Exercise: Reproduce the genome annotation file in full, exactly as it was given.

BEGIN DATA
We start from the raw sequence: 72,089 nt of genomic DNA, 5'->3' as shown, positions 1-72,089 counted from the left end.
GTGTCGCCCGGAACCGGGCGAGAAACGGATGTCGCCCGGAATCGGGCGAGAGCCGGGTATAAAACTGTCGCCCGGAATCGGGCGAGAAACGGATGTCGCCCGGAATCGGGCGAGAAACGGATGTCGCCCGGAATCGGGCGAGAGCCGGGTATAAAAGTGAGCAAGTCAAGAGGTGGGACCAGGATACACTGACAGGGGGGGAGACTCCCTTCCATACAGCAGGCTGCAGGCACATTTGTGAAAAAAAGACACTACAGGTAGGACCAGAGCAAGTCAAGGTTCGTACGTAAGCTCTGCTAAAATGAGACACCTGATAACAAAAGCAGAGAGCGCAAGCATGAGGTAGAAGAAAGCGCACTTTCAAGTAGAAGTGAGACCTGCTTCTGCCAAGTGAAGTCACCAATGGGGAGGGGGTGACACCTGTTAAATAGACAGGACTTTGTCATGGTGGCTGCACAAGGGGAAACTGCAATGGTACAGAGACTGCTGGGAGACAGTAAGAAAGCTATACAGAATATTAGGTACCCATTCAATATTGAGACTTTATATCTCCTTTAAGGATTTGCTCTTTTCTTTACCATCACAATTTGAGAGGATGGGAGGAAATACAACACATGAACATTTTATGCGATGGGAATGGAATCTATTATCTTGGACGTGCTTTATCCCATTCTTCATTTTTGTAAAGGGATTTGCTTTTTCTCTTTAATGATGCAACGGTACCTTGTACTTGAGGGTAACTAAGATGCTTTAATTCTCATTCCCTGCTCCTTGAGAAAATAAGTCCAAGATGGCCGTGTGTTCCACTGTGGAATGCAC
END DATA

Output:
We start from the raw sequence: 72,089 nt of genomic DNA, 5'->3' as shown, positions 1-72,089 counted from the left end.
GTGTCGCCCGGAACCGGGCGAGAAACGGATGTCGCCCGGAATCGGGCGAGAGCCGGGTATAAAACTGTCGCCCGGAATCGGGCGAGAAACGGATGTCGCCCGGAATCGGGCGAGAAACGGATGTCGCCCGGAATCGGGCGAGAGCCGGGTATAAAAGTGAGCAAGTCAAGAGGTGGGACCAGGATACACTGACAGGGGGGGAGACTCCCTTCCATACAGCAGGCTGCAGGCACATTTGTGAAAAAAAGACACTACAGGTAGGACCAGAGCAAGTCAAGGTTCGTACGTAAGCTCTGCTAAAATGAGACACCTGATAACAAAAGCAGAGAGCGCAAGCATGAGGTAGAAGAAAGCGCACTTTCAAGTAGAAGTGAGACCTGCTTCTGCCAAGTGAAGTCACCAATGGGGAGGGGGTGACACCTGTTAAATAGACAGGACTTTGTCATGGTGGCTGCACAAGGGGAAACTGCAATGGTACAGAGACTGCTGGGAGACAGTAAGAAAGCTATACAGAATATTAGGTACCCATTCAATATTGAGACTTTATATCTCCTTTAAGGATTTGCTCTTTTCTTTACCATCACAATTTGAGAGGATGGGAGGAAATACAACACATGAACATTTTATGCGATGGGAATGGAATCTATTATCTTGGACGTGCTTTATCCCATTCTTCATTTTTGTAAAGGGATTTGCTTTTTCTCTTTAATGATGCAACGGTACCTTGTACTTGAGGGTAACTAAGATGCTTTAATTCTCATTCCCTGCTCCTTGAGAAAATAAGTCCAAGATGGCCGTGTGTTCCACTGTGGAATGCAC